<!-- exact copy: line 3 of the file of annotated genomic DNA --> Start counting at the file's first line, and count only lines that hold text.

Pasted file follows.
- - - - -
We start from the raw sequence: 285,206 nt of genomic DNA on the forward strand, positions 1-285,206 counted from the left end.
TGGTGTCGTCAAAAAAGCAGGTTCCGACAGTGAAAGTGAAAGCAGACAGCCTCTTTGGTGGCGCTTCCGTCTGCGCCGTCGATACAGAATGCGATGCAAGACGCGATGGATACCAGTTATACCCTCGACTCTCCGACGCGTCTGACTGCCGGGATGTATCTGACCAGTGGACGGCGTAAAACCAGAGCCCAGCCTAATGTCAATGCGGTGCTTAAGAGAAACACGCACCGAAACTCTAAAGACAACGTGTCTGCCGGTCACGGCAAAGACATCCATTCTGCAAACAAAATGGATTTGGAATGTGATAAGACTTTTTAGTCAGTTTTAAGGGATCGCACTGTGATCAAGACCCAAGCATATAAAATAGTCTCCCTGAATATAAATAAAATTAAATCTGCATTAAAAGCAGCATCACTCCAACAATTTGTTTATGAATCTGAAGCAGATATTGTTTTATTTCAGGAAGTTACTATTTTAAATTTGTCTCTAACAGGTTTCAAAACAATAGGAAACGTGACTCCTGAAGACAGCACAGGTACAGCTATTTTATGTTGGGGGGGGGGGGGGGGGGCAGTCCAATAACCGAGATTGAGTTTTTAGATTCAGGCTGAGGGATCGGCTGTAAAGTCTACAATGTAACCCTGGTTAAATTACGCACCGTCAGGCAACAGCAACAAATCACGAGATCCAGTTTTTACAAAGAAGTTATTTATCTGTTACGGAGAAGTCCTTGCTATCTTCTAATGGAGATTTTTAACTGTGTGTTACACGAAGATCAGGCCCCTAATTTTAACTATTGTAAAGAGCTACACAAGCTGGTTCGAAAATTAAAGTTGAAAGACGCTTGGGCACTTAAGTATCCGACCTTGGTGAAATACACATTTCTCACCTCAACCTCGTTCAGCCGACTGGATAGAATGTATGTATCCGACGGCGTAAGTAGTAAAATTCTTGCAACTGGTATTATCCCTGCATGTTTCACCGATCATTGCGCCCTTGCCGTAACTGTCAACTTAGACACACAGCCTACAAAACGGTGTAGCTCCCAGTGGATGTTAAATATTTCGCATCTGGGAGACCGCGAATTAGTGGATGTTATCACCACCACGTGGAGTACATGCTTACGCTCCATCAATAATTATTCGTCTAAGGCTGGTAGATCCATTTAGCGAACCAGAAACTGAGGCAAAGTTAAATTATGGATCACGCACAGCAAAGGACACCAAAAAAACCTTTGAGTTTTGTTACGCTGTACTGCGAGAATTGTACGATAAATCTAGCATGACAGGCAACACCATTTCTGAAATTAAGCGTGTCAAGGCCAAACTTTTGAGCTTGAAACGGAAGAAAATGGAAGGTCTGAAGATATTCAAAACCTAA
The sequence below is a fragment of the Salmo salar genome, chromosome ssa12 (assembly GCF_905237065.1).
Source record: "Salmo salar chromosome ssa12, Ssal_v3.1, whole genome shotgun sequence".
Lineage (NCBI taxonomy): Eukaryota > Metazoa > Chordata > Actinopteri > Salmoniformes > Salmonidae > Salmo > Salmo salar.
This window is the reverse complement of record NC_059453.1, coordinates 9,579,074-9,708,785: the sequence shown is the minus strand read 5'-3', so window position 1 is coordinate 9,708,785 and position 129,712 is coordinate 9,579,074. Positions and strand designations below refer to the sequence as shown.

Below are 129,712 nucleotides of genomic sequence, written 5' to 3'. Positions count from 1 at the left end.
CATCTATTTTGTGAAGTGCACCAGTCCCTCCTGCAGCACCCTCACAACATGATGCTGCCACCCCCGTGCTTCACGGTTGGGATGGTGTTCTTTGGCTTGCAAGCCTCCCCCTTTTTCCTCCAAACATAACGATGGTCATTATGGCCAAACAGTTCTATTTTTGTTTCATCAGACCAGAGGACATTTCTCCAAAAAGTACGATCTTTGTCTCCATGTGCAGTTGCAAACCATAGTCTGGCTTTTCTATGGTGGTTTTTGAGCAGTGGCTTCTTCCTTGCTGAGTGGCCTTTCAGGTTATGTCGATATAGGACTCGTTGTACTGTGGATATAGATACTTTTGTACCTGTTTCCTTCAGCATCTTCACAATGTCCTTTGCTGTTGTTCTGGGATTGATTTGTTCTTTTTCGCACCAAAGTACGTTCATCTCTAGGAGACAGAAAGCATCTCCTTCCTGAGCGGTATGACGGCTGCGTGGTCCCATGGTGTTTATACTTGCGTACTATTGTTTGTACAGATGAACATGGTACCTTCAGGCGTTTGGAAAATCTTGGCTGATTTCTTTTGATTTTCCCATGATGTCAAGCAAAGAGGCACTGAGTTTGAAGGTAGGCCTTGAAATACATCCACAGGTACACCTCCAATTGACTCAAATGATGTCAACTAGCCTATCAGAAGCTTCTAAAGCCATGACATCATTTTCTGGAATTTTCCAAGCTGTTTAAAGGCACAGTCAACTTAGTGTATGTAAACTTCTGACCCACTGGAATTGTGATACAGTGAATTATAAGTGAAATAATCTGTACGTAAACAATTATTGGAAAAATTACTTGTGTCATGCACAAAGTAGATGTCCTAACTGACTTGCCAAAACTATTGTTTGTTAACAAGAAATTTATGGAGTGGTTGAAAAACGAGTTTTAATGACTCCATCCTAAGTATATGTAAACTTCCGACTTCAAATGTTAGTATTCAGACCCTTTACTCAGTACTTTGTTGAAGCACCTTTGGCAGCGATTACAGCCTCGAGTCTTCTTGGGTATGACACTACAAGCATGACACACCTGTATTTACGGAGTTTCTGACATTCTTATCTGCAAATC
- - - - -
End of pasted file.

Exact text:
The sequence below is a fragment of the Salmo salar genome, chromosome ssa12 (assembly GCF_905237065.1).